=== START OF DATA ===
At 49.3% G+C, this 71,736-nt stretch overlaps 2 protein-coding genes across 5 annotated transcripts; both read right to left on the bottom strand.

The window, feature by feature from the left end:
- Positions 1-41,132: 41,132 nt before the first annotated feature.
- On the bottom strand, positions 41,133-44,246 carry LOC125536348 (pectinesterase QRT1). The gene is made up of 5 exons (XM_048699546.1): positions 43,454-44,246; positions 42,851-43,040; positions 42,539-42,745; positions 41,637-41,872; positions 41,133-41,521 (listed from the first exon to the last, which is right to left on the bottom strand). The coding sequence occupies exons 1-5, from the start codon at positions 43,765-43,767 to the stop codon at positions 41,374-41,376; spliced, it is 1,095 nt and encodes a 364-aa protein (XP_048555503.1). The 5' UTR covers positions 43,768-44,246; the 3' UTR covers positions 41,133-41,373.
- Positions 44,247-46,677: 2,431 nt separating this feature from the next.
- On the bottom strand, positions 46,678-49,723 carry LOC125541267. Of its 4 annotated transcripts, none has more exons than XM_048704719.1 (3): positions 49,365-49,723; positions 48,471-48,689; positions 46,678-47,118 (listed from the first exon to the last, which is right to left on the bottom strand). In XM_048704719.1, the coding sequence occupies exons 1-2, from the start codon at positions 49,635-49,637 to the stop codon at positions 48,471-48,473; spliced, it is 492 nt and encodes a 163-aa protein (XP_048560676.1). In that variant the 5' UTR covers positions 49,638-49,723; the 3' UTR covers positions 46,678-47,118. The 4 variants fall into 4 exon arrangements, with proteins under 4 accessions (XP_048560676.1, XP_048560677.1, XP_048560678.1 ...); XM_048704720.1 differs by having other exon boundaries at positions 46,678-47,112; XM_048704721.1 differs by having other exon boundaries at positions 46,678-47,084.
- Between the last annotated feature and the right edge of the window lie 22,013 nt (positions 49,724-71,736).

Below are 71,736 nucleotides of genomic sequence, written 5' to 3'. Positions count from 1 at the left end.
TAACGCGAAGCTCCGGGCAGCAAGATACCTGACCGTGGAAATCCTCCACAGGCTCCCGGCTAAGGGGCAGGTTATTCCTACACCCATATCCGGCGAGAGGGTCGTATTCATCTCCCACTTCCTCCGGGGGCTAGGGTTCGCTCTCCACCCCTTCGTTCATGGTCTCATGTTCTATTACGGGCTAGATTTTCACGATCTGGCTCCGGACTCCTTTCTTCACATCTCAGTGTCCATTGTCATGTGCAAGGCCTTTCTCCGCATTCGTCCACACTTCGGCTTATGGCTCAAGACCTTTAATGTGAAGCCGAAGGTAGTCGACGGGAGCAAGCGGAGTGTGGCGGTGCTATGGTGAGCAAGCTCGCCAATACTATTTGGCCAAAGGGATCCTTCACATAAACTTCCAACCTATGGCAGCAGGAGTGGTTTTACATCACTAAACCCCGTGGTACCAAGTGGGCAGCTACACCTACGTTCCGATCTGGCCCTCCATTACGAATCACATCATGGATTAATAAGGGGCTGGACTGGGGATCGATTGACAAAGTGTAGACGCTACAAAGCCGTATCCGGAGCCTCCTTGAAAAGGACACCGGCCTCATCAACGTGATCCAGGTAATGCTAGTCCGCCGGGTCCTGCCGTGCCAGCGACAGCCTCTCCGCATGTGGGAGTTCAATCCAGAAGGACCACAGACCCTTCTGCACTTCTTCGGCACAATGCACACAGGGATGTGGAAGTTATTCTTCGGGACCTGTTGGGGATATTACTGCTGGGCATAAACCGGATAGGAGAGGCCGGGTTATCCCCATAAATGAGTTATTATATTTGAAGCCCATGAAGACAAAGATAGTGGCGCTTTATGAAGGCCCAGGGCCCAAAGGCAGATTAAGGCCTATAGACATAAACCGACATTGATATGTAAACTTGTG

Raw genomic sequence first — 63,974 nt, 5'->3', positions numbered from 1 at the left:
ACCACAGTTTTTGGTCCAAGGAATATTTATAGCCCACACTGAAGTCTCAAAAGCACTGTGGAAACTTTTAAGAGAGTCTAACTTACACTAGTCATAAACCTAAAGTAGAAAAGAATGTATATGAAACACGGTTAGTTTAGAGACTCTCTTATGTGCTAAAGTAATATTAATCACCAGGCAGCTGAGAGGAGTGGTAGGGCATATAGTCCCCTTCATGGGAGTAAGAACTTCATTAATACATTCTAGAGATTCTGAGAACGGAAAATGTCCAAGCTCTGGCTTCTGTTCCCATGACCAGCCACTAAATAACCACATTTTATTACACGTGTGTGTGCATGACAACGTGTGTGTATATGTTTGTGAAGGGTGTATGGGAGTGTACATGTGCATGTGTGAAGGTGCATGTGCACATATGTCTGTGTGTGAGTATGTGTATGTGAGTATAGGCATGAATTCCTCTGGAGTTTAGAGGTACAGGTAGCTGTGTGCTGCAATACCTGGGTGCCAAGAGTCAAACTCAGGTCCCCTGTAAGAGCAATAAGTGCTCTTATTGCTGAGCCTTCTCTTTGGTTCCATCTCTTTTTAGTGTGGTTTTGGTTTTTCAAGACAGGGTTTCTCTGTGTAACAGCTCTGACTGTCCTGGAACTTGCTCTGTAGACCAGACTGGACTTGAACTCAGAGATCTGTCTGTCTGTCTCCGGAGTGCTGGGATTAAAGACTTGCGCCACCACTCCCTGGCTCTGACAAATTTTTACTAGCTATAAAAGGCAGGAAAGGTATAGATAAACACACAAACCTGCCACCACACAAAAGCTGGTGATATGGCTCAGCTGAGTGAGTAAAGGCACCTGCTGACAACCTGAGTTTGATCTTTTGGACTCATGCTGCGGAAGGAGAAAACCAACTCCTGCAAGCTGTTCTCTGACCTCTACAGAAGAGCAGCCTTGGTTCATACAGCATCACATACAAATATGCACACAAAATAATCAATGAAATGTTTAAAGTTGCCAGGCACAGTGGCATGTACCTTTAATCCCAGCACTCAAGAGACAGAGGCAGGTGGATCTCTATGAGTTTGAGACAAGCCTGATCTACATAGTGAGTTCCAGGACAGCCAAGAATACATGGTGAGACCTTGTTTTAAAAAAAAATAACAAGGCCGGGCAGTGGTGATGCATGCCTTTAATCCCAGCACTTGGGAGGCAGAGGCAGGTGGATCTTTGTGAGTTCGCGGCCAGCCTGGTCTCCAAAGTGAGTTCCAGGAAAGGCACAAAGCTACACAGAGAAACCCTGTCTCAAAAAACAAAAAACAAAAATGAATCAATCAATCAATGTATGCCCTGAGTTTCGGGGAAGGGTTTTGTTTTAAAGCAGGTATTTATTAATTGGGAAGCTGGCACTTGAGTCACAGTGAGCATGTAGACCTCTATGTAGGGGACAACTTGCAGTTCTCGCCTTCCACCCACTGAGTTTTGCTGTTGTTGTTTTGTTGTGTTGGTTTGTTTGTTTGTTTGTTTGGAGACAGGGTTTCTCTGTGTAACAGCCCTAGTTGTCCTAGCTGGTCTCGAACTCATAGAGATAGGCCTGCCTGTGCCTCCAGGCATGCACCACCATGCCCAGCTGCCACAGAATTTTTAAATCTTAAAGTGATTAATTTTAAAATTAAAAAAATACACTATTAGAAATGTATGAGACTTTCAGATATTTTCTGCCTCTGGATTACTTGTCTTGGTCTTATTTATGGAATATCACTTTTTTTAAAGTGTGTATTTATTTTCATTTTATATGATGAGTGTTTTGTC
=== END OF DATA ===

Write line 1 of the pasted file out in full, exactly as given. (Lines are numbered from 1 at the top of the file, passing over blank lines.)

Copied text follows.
At 49.3% G+C, this 71,736-nt stretch overlaps 2 protein-coding genes across 5 annotated transcripts; both read right to left on the bottom strand.